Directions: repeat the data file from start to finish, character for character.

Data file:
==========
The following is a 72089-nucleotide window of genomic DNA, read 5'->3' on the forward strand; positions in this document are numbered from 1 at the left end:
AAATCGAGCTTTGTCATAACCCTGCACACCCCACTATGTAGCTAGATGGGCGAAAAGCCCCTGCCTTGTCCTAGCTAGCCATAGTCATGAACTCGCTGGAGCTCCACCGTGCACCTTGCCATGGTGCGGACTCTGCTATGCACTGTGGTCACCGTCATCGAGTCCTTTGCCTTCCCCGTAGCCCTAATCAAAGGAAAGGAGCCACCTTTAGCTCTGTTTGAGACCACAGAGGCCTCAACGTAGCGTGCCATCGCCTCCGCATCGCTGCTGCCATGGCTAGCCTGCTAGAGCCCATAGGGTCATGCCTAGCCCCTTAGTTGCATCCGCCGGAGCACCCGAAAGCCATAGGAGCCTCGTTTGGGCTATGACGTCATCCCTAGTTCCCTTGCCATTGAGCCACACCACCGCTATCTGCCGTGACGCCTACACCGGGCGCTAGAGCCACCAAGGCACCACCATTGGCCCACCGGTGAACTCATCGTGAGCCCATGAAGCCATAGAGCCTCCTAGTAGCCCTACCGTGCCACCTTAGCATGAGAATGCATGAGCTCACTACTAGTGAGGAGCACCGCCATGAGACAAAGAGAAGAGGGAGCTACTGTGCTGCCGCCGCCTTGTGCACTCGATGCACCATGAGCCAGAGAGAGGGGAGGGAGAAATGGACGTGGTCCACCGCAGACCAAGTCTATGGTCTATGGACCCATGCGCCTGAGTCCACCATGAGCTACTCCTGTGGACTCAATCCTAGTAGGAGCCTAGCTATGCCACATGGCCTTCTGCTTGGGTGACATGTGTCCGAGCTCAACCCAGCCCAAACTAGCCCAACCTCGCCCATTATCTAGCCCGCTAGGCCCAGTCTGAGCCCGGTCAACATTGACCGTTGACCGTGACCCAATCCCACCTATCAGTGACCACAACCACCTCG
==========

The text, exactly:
The following is a 72089-nucleotide window of genomic DNA, read 5'->3' on the forward strand; positions in this document are numbered from 1 at the left end:
AAATCGAGCTTTGTCATAACCCTGCACACCCCACTATGTAGCTAGATGGGCGAAAAGCCCCTGCCTTGTCCTAGCTAGCCATAGTCATGAACTCGCTGGAGCTCCACCGTGCACCTTGCCATGGTGCGGACTCTGCTATGCACTGTGGTCACCGTCATCGAGTCCTTTGCCTTCCCCGTAGCCCTAATCAAAGGAAAGGAGCCACCTTTAGCTCTGTTTGAGACCACAGAGGCCTCAACGTAGCGTGCCATCGCCTCCGCATCGCTGCTGCCATGGCTAGCCTGCTAGAGCCCATAGGGTCATGCCTAGCCCCTTAGTTGCATCCGCCGGAGCACCCGAAAGCCATAGGAGCCTCGTTTGGGCTATGACGTCATCCCTAGTTCCCTTGCCATTGAGCCACACCACCGCTATCTGCCGTGACGCCTACACCGGGCGCTAGAGCCACCAAGGCACCACCATTGGCCCACCGGTGAACTCATCGTGAGCCCATGAAGCCATAGAGCCTCCTAGTAGCCCTACCGTGCCACCTTAGCATGAGAATGCATGAGCTCACTACTAGTGAGGAGCACCGCCATGAGACAAAGAGAAGAGGGAGCTACTGTGCTGCCGCCGCCTTGTGCACTCGATGCACCATGAGCCAGAGAGAGGGGAGGGAGAAATGGACGTGGTCCACCGCAGACCAAGTCTATGGTCTATGGACCCATGCGCCTGAGTCCACCATGAGCTACTCCTGTGGACTCAATCCTAGTAGGAGCCTAGCTATGCCACATGGCCTTCTGCTTGGGTGACATGTGTCCGAGCTCAACCCAGCCCAAACTAGCCCAACCTCGCCCATTATCTAGCCCGCTAGGCCCAGTCTGAGCCCGGTCAACATTGACCGTTGACCGTGACCCAATCCCACCTATCAGTGACCACAACCACCTCG